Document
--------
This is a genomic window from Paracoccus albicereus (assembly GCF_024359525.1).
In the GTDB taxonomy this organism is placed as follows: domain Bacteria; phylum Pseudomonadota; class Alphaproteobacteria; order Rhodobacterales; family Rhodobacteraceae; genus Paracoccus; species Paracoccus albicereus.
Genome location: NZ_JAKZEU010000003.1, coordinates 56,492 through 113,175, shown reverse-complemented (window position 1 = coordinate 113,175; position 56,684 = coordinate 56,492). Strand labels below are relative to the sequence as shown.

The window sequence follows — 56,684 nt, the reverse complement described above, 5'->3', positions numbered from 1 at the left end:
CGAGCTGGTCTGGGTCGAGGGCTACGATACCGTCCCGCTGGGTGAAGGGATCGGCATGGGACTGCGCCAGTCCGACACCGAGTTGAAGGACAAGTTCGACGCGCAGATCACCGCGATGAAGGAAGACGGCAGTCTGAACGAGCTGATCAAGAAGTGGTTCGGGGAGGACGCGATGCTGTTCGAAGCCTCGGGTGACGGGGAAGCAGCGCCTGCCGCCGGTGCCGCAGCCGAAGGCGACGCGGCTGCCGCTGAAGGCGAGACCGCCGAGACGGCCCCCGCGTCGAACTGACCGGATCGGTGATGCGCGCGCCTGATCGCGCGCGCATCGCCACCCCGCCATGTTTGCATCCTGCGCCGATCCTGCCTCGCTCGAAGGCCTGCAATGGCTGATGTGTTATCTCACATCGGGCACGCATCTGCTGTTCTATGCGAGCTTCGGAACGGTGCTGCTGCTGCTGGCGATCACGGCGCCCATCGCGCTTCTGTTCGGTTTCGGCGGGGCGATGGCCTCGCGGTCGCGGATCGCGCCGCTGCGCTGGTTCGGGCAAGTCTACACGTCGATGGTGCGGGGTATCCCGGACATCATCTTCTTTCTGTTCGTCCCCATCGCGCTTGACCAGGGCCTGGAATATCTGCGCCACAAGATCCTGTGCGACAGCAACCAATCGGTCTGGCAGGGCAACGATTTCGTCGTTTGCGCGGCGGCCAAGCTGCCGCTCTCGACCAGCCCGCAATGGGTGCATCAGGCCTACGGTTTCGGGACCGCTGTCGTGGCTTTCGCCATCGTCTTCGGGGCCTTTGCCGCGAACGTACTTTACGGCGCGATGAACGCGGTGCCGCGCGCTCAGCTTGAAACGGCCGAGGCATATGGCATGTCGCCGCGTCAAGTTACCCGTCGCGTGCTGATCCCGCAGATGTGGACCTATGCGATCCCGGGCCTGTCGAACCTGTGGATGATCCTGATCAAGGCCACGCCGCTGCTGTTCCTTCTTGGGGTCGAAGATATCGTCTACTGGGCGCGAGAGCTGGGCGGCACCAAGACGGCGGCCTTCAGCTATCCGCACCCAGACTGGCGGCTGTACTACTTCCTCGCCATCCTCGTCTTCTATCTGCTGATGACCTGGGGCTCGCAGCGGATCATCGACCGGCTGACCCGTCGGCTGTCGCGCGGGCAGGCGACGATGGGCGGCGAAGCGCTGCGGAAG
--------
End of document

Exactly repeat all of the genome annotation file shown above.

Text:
This is a genomic window from Paracoccus albicereus (assembly GCF_024359525.1).
In the GTDB taxonomy this organism is placed as follows: domain Bacteria; phylum Pseudomonadota; class Alphaproteobacteria; order Rhodobacterales; family Rhodobacteraceae; genus Paracoccus; species Paracoccus albicereus.
Genome location: NZ_JAKZEU010000003.1, coordinates 56,492 through 113,175, shown reverse-complemented (window position 1 = coordinate 113,175; position 56,684 = coordinate 56,492). Strand labels below are relative to the sequence as shown.

The window sequence follows — 56,684 nt, the reverse complement described above, 5'->3', positions numbered from 1 at the left end:
CGAGCTGGTCTGGGTCGAGGGCTACGATACCGTCCCGCTGGGTGAAGGGATCGGCATGGGACTGCGCCAGTCCGACACCGAGTTGAAGGACAAGTTCGACGCGCAGATCACCGCGATGAAGGAAGACGGCAGTCTGAACGAGCTGATCAAGAAGTGGTTCGGGGAGGACGCGATGCTGTTCGAAGCCTCGGGTGACGGGGAAGCAGCGCCTGCCGCCGGTGCCGCAGCCGAAGGCGACGCGGCTGCCGCTGAAGGCGAGACCGCCGAGACGGCCCCCGCGTCGAACTGACCGGATCGGTGATGCGCGCGCCTGATCGCGCGCGCATCGCCACCCCGCCATGTTTGCATCCTGCGCCGATCCTGCCTCGCTCGAAGGCCTGCAATGGCTGATGTGTTATCTCACATCGGGCACGCATCTGCTGTTCTATGCGAGCTTCGGAACGGTGCTGCTGCTGCTGGCGATCACGGCGCCCATCGCGCTTCTGTTCGGTTTCGGCGGGGCGATGGCCTCGCGGTCGCGGATCGCGCCGCTGCGCTGGTTCGGGCAAGTCTACACGTCGATGGTGCGGGGTATCCCGGACATCATCTTCTTTCTGTTCGTCCCCATCGCGCTTGACCAGGGCCTGGAATATCTGCGCCACAAGATCCTGTGCGACAGCAACCAATCGGTCTGGCAGGGCAACGATTTCGTCGTTTGCGCGGCGGCCAAGCTGCCGCTCTCGACCAGCCCGCAATGGGTGCATCAGGCCTACGGTTTCGGGACCGCTGTCGTGGCTTTCGCCATCGTCTTCGGGGCCTTTGCCGCGAACGTACTTTACGGCGCGATGAACGCGGTGCCGCGCGCTCAGCTTGAAACGGCCGAGGCATATGGCATGTCGCCGCGTCAAGTTACCCGTCGCGTGCTGATCCCGCAGATGTGGACCTATGCGATCCCGGGCCTGTCGAACCTGTGGATGATCCTGATCAAGGCCACGCCGCTGCTGTTCCTTCTTGGGGTCGAAGATATCGTCTACTGGGCGCGAGAGCTGGGCGGCACCAAGACGGCGGCCTTCAGCTATCCGCACCCAGACTGGCGGCTGTACTACTTCCTCGCCATCCTCGTCTTCTATCTGCTGATGACCTGGGGCTCGCAGCGGATCATCGACCGGCTGACCCGTCGGCTGTCGCGCGGGCAGGCGACGATGGGCGGCGAAGCGCTGCGGAAG